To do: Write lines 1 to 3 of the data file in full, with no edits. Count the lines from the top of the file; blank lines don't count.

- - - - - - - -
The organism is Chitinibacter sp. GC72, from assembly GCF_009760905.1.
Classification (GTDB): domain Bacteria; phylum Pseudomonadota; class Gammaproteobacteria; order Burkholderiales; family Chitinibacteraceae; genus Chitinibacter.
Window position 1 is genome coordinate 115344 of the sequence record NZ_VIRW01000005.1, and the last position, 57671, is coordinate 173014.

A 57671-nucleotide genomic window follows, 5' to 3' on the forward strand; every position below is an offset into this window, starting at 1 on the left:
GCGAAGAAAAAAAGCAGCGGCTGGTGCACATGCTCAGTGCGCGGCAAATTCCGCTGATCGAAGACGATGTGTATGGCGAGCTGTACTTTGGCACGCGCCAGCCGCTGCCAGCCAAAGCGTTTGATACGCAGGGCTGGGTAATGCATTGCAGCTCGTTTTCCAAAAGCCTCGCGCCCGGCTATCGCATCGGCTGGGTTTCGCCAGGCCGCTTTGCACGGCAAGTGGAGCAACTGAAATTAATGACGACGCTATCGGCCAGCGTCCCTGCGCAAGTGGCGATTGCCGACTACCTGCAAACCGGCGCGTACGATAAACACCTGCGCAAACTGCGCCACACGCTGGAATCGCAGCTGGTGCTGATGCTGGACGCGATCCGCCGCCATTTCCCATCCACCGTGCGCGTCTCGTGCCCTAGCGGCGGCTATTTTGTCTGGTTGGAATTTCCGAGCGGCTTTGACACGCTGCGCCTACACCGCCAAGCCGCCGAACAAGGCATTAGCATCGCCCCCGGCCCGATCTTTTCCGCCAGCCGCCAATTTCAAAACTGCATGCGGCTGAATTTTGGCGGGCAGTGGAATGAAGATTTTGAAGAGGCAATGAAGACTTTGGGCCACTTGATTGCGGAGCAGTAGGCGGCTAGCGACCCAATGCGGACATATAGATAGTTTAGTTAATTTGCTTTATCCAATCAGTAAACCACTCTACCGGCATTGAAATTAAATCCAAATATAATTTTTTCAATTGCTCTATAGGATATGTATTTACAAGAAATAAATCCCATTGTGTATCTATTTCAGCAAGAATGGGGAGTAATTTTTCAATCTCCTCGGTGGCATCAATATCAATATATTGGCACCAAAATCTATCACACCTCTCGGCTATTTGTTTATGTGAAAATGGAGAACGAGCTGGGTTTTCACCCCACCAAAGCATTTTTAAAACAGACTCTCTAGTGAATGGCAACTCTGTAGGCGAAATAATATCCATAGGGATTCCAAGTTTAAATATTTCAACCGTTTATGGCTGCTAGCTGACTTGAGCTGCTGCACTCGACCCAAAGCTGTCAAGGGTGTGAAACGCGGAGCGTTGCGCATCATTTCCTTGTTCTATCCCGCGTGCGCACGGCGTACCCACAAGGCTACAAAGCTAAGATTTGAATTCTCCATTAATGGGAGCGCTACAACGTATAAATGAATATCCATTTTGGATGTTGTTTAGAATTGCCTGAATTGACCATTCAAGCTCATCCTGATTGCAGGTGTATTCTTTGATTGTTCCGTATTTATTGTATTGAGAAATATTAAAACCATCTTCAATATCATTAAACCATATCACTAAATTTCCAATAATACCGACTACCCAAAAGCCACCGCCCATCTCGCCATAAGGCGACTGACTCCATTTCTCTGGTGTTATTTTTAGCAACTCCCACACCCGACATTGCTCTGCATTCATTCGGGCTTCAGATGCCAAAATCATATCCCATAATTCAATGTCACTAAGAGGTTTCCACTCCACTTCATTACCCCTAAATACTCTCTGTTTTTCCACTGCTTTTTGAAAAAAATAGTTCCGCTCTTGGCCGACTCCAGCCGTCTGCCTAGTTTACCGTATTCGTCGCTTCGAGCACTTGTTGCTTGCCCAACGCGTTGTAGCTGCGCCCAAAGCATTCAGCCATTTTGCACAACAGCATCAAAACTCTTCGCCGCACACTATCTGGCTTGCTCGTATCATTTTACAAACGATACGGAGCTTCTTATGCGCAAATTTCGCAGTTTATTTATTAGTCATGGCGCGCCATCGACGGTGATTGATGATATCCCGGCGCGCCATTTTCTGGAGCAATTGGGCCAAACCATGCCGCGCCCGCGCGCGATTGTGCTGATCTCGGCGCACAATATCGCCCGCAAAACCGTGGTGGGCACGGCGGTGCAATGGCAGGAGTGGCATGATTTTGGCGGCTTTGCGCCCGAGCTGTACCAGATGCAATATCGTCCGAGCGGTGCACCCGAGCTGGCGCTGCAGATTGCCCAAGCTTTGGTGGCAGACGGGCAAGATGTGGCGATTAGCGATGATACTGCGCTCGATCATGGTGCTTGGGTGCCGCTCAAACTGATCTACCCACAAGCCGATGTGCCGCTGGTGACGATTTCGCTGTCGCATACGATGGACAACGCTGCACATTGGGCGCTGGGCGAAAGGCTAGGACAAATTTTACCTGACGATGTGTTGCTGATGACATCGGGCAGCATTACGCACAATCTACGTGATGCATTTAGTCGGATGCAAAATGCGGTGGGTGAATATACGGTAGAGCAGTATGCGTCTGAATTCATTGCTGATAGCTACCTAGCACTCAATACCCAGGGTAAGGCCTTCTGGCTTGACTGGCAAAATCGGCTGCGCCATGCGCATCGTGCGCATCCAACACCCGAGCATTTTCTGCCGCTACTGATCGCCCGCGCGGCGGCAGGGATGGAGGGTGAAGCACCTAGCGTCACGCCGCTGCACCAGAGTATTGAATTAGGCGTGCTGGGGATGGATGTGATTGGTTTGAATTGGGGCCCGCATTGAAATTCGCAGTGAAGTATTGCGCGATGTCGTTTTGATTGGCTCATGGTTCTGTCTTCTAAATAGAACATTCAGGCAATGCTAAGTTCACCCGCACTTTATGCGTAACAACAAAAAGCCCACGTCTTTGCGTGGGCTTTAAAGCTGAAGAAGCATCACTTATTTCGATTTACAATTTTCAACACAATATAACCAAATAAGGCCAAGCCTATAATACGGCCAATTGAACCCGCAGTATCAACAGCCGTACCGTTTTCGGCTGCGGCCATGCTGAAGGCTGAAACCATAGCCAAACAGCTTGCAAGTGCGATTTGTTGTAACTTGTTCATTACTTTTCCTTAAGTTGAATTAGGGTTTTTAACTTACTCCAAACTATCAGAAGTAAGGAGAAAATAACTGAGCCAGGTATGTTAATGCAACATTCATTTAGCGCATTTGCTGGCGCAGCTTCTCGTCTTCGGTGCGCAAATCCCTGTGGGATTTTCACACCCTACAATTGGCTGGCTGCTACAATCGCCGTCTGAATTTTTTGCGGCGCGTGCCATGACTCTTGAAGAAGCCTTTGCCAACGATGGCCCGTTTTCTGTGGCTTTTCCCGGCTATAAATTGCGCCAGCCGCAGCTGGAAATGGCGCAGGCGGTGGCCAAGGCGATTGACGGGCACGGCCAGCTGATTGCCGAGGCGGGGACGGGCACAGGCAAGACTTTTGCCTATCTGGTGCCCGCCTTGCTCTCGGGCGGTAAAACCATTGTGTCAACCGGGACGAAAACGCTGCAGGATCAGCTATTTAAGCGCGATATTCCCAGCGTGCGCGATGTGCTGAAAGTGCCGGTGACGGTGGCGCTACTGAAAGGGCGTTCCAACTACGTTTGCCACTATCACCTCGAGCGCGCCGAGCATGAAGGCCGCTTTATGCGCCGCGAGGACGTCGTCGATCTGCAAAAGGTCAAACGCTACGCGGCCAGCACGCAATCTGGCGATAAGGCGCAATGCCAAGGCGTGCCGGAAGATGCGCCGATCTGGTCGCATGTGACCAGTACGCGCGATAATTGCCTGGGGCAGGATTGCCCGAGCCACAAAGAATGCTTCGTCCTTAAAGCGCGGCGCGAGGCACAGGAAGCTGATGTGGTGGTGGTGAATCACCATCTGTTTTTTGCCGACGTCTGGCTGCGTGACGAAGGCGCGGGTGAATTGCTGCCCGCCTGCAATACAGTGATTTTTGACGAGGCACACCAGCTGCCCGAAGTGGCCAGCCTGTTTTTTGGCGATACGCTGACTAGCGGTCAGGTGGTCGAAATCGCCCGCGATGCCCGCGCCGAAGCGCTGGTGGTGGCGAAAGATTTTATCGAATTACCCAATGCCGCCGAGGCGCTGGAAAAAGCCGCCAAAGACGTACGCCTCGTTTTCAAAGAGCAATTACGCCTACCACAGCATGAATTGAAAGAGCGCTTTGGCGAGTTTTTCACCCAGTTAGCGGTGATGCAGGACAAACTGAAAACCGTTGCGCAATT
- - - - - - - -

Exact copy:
The organism is Chitinibacter sp. GC72, from assembly GCF_009760905.1.
Classification (GTDB): domain Bacteria; phylum Pseudomonadota; class Gammaproteobacteria; order Burkholderiales; family Chitinibacteraceae; genus Chitinibacter.
Window position 1 is genome coordinate 115344 of the sequence record NZ_VIRW01000005.1, and the last position, 57671, is coordinate 173014.